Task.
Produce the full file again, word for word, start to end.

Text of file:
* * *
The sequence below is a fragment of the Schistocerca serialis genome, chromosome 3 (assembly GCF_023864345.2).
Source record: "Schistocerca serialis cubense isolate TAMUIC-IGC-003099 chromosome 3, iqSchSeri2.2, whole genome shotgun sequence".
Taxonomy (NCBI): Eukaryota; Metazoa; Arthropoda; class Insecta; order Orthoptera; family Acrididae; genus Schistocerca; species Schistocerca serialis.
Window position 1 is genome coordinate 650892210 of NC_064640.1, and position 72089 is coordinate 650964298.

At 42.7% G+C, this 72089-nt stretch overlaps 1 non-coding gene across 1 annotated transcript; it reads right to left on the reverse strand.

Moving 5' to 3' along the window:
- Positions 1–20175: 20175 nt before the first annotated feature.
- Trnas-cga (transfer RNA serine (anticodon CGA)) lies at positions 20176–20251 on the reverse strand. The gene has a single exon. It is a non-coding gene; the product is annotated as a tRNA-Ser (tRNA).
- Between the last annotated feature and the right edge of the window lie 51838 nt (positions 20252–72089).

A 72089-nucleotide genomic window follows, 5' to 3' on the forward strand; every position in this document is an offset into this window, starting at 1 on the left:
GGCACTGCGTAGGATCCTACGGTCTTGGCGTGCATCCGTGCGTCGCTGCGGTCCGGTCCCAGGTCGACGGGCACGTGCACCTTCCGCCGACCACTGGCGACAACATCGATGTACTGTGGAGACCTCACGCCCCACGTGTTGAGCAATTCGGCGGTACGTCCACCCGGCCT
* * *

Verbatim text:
The sequence below is a fragment of the Schistocerca serialis genome, chromosome 3 (assembly GCF_023864345.2).
Source record: "Schistocerca serialis cubense isolate TAMUIC-IGC-003099 chromosome 3, iqSchSeri2.2, whole genome shotgun sequence".
Taxonomy (NCBI): Eukaryota; Metazoa; Arthropoda; class Insecta; order Orthoptera; family Acrididae; genus Schistocerca; species Schistocerca serialis.
Window position 1 is genome coordinate 650892210 of NC_064640.1, and position 72089 is coordinate 650964298.

At 42.7% G+C, this 72089-nt stretch overlaps 1 non-coding gene across 1 annotated transcript; it reads right to left on the reverse strand.

Moving 5' to 3' along the window:
- Positions 1–20175: 20175 nt before the first annotated feature.
- Trnas-cga (transfer RNA serine (anticodon CGA)) lies at positions 20176–20251 on the reverse strand. The gene has a single exon. It is a non-coding gene; the product is annotated as a tRNA-Ser (tRNA).
- Between the last annotated feature and the right edge of the window lie 51838 nt (positions 20252–72089).

A 72089-nucleotide genomic window follows, 5' to 3' on the forward strand; every position in this document is an offset into this window, starting at 1 on the left:
GGCACTGCGTAGGATCCTACGGTCTTGGCGTGCATCCGTGCGTCGCTGCGGTCCGGTCCCAGGTCGACGGGCACGTGCACCTTCCGCCGACCACTGGCGACAACATCGATGTACTGTGGAGACCTCACGCCCCACGTGTTGAGCAATTCGGCGGTACGTCCACCCGGCCT